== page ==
Cookies on this website
We use cookies to ensure that we give you the best experience on our website. If you click 'Continue' we'll assume that you are happy to receive all cookies and you won't see this message again. Click 'Find out more' for information on how to change your cookie settings.

The experience of controlling one's own actions, and through them events in the outside world, is a pervasive feature of human mental life. Two experiments investigated the relation between this sense of control and the internal processes involved in action selection and cognitive control. Action selection was manipulated by subliminally priming left or right keypress actions in response to a supraliminal visual target. The action caused the display of one of several colours as an action effect. The specific colour shown depended on whether the participant's action was compatible or incompatible with the preceding subliminal prime, and not on the prime identity alone. Unlike previous studies, therefore, the primes did not predict the to-be-expected action effects. Participants rated how much control they experienced over the different colours. Replicating previous results, compatible primes facilitated responding, whereas incompatible primes interfered with response selection. Crucially, priming also modulated the sense of control over action effects: participants experienced more control over colours produced by actions that were compatible with the preceding prime than over colours associated with prime-incompatible actions. Experiment 2 showed that this effect was not solely due to priming modulating action-effect contingencies. These results suggest that sense of control is linked to processes of selection between alternative actions, being strongest when selection is smooth and uncontested.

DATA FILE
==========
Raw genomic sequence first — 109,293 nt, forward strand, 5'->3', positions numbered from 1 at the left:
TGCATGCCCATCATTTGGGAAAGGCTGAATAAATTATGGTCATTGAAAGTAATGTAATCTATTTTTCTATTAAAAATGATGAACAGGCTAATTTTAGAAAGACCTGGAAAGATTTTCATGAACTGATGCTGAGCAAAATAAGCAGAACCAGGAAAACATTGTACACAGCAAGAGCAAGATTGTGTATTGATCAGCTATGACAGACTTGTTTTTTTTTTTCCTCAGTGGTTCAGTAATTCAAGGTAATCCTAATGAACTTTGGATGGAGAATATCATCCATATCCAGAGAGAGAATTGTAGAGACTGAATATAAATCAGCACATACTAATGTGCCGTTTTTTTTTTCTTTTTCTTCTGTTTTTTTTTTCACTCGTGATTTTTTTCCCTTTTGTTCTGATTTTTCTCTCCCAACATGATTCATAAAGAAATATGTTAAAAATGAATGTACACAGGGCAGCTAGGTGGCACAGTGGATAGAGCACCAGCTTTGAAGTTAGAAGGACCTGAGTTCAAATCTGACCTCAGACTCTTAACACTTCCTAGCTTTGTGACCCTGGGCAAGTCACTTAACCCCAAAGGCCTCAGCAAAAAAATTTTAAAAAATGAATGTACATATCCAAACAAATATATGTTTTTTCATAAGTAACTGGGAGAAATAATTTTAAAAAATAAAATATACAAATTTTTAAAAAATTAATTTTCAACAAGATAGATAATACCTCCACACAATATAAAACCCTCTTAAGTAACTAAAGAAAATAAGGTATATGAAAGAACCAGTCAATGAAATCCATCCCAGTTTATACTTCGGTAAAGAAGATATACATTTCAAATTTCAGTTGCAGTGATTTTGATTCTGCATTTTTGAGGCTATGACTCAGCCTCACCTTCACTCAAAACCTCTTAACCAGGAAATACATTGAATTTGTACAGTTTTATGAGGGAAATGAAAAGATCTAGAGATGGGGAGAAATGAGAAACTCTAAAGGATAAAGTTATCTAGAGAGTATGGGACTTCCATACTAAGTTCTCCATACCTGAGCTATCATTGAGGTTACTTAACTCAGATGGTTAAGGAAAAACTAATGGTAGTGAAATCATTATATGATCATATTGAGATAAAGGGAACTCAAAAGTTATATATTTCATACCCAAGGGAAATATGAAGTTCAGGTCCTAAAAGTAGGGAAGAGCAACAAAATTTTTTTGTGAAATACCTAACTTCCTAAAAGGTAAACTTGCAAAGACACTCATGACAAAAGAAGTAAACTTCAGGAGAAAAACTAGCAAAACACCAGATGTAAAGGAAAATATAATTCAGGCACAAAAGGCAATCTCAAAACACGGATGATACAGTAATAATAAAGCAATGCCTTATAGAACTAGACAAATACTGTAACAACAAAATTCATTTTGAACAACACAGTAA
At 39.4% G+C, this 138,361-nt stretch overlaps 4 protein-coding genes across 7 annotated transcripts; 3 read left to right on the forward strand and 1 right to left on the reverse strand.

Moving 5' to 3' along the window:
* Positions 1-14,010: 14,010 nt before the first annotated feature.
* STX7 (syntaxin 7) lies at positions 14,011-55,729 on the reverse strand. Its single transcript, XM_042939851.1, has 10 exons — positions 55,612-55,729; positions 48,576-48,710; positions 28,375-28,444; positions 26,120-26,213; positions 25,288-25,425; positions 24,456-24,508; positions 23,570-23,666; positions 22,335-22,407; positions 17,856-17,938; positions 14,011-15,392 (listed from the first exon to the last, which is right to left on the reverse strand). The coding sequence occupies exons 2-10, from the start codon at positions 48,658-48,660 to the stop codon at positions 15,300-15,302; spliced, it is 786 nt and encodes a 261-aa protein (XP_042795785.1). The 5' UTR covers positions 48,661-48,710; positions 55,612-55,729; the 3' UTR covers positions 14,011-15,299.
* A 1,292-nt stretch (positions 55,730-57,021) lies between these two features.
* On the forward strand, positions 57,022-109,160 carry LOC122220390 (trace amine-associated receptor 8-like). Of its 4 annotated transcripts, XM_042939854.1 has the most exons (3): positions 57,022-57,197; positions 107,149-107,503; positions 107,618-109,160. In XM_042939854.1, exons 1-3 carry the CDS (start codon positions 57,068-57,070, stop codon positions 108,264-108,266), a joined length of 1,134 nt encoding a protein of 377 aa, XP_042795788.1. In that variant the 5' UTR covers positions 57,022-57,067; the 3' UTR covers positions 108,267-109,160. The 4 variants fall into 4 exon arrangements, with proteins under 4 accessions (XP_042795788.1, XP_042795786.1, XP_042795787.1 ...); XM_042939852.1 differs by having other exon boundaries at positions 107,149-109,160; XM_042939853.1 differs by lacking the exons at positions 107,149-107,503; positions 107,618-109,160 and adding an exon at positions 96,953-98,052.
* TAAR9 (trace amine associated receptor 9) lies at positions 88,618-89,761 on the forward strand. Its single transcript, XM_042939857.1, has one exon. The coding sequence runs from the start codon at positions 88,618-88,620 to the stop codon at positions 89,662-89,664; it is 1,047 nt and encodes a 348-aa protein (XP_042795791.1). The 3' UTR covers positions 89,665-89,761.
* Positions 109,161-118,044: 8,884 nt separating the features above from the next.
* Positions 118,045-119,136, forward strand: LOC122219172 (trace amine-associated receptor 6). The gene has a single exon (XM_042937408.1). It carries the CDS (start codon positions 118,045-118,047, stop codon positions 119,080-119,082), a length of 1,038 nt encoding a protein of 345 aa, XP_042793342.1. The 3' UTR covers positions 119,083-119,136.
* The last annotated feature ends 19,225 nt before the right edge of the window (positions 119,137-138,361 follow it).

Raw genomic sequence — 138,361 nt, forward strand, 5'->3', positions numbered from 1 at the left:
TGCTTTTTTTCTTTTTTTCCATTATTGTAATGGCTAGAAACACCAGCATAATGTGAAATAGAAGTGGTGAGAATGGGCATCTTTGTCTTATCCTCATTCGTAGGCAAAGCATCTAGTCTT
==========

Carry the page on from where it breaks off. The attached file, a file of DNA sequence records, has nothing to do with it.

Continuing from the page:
Original publication

DOI

10.1016/j.cognition.2009.10.016

Type

Journal article

Journal

Cognition

Publication Date

04/2010

Volume

115

Pages

26 - 38

Keywords

Adult, Analysis of Variance, Association Learning, Attention, Choice Behavior, Cognition, Color Perception, Conflict (Psychology), Cues, Female, Humans, Male, Pattern Recognition, Visual, Photic Stimulation, Psychomotor Performance, Reaction Time, Subliminal Stimulation